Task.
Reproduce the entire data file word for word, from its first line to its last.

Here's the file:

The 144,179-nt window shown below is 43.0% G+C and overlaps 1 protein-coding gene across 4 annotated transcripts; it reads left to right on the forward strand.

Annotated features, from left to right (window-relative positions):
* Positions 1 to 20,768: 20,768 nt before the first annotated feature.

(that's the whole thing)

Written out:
The 144,179-nt window shown below is 43.0% G+C and overlaps 1 protein-coding gene across 4 annotated transcripts; it reads left to right on the forward strand.

Annotated features, from left to right (window-relative positions):
* Positions 1 to 20,768: 20,768 nt before the first annotated feature.